Students may request an application by contacting Senator Robach’s office at (585) 225-3650 or Robach@nysenate.gov.
New York State Senator Joseph Robach is pleased to announce that he is hosting two Student Financial Aid forums for families, a program that he feels will assist parents in learning about financial aid possibilities and higher education for their children.
“Planning for your child’s college future can be confusing and difficult. That’s why I’m pleased to announce that I will be hosting two Financial Aid Forums to help those seeking information about what kind of financial aid is available and how you can apply for it,” said Joe Robach.
The College Financial Aid forums will be held on Thursday, April 10, 2014 at 7:00 p.m. at the Town of Greece Community & Senior Center, located at 3 Vince Tofany Boulevard, and Monday, April 21 at 7:00 p.m. at the Brighton Memorial Library, 2300 Elmwood Avenue.
Representatives will have information available such as College Cost, Financial Aid programs such as TAP and HEOP, Financial Planning, College Savings Programs, and how to fill out FAFSA forms.
This event is free and open to the public. For more information, visit www.robach.nysenate.gov or call Senator Robach’s office at (585) 225-3650.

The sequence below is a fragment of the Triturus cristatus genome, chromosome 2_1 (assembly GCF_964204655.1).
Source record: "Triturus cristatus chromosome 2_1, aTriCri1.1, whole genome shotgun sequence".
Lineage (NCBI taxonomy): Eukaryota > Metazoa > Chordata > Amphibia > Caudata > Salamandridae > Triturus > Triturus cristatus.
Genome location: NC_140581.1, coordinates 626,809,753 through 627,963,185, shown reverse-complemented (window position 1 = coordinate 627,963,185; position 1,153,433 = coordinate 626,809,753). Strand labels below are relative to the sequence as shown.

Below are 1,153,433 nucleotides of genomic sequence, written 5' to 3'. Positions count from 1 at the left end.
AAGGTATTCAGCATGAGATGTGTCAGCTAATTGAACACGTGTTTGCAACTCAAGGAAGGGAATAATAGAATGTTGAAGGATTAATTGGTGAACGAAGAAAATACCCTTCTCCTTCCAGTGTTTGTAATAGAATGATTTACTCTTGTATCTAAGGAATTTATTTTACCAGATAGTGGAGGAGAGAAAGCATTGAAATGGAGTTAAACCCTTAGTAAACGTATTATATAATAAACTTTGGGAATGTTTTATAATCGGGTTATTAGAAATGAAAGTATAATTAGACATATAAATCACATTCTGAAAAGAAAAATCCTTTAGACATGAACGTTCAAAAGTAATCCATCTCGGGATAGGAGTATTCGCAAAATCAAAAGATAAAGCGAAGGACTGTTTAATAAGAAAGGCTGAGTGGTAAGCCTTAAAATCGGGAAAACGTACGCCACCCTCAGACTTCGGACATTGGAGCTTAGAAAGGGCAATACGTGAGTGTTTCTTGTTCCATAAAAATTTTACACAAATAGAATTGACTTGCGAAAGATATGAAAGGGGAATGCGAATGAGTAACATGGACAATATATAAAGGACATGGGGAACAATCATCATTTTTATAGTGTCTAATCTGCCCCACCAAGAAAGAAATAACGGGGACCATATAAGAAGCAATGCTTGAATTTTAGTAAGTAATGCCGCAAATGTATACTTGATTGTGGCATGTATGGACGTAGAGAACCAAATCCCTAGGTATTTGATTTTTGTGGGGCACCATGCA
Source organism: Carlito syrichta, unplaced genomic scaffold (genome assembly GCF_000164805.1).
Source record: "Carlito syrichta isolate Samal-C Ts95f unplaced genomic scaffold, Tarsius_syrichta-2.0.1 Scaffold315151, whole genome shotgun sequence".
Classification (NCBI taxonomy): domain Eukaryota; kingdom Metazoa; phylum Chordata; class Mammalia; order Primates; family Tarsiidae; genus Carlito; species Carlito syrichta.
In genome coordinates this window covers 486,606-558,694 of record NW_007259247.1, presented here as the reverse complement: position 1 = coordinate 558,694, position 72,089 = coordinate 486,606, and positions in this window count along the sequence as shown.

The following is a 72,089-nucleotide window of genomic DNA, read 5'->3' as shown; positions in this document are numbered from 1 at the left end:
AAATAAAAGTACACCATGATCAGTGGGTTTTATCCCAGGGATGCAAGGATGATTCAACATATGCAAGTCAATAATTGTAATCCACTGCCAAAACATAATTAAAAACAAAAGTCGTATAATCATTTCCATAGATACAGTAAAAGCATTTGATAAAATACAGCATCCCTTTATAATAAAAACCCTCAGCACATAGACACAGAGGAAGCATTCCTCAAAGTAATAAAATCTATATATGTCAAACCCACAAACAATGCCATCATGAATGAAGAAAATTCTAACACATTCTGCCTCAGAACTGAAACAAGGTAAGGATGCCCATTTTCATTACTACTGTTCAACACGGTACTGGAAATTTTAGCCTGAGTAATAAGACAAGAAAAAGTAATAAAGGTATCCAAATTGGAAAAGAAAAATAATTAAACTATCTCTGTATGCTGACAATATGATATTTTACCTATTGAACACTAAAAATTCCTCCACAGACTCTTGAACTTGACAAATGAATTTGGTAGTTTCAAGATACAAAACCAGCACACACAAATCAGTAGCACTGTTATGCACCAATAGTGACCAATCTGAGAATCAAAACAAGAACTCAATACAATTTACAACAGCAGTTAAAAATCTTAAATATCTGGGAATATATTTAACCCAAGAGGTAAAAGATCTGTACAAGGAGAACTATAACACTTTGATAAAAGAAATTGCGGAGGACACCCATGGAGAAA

Governor Andrew M. Cuomo today announced that applications are now available for the fifth annual New York Business Plan Competition. Deadlines are fast approaching for student teams from across the state to apply for the chance to win more than $500,000 in total prizes as part of the upcoming regional competitions and the statewide final round which will be held at CNSE on April 25. The competition is being sponsored by SUNY College of Nanoscale Science and Engineering (CNSE), in collaboration with Title Sponsors SEFCU and the State University of New York (SUNY).
“My colleagues in state government have worked hard to make SUNY campuses the leading drivers of economic growth in communities across the state. This program will encourage New York State college students to apply themselves to the best of their abilities, while giving them hands-on experience in their field of study,” said Senator Joe Robach in support of this higher education program.
Presented by CNSE in partnership with the University at Albany School of Business and Syracuse University, more than $500,000 in prizes is available to the top student-led startups from accredited colleges and universities throughout New York State. Each team will pitch a business idea to a panel of judges that includes national venture capitalists, angel investors, investment bankers, private equity investors, and seasoned entrepreneurs.
More than 60 colleges and universities are expected to participate from across New York. Interested students are encouraged to submit their business plans for innovations related to areas that include nanotechnology/advanced technology, energy/sustainability, biotechnology/healthcare, information technology/software, products/services, and social entrepreneurship/non-profit.